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Old 06-02-2016, 11:08 AM   #1656 (permalink)
Chula Vista
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Join Date: Oct 2014
Location: SoCal by way of Boston
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Originally Posted by RoxyRollah View Post
He is winning in popularity, because he is speaking to the people about their way of life being eroded. So stop it with the yer just a republican nonsense.
I didn't refer to you as a republican. And Trump is not winning in popularity.

And as far as your sweeping statement about Clinton and the black prison population. You may want to look into the facts rather than running with only a few soundbites.

African-Americans in particular are locked up at disproportionate rates. According to the Bureau of Justice Statistics, 37 percent of the 1.5 million men in state and federal prisons in 2013 were black, more than twice the percentage of their share of the population.

It wasnít always this high; before 1975, the incarceration rate hovered around 200 prisoners.

Some of the growth had to do with Clinton policies, but experts said not all.

Crime policy during the 1970s and 1980s was driven by the "War on Drugs," an initiative launched by President Richard Nixon in 1971. Nixon famously called drug abuse "public enemy No. 1," which led to tougher sentencing and more arrests.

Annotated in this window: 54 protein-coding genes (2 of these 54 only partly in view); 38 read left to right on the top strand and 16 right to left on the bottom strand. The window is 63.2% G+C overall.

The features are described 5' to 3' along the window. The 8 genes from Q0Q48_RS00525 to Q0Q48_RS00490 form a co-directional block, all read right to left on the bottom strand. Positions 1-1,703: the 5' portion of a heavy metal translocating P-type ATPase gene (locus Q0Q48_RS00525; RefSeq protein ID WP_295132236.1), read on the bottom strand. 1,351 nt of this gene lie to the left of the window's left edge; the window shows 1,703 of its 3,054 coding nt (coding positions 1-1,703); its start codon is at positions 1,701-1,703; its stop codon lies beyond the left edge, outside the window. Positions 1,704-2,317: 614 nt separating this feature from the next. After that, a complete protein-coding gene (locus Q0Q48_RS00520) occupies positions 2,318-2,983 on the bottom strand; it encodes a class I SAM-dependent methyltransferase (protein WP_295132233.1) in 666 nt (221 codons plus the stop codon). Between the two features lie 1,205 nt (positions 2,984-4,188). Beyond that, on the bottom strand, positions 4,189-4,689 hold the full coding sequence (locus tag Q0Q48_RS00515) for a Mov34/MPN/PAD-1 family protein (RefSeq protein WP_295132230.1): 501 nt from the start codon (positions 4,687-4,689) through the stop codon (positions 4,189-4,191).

New York passed the nationís first mandatory minimums for drug offenses in 1973, and Washington passed the first state-level truth-in-sentencing law in 1984. By 1987, five states had adopted sentencing guidelines for judges to follow.

President Bill Clinton took office in January 1993 touting a "tough-on-crime" agenda in response to an increase in violent crime and swelling homicide numbers. High-profile killings, such as the murder of Polly Klaas, followed later that year.

Bill Clinton was instrumental in the passage of the Violent Crime Control and Law Enforcement Act of 1994. Authored by then-Sen. Joe Biden, the sweeping crime bill provided $10 billion to fund new prisons, $6.1 billion for crime prevention and money for 100,000 new police officers.

So did the crime bill lead to mass incarceration?

The overall inmate population of the United States has grown significantly since 1994. But the sharp upward trend actually started in the early 1980s. Prisons were adding inmates in 1990 at about the same rate they were in 1997, three years after the crime bill became law.

In addition, the billís new sentencing standards only directly applied to federal cases. But most of the growth since 1980 has taken place within state systems, which have added almost 1.25 million prisoners over that time.

So even though the number of people in federal prison has grown, perhaps as a result of those new standards, federal prisoners represent only a small fraction of the national prison populationís overall growth.
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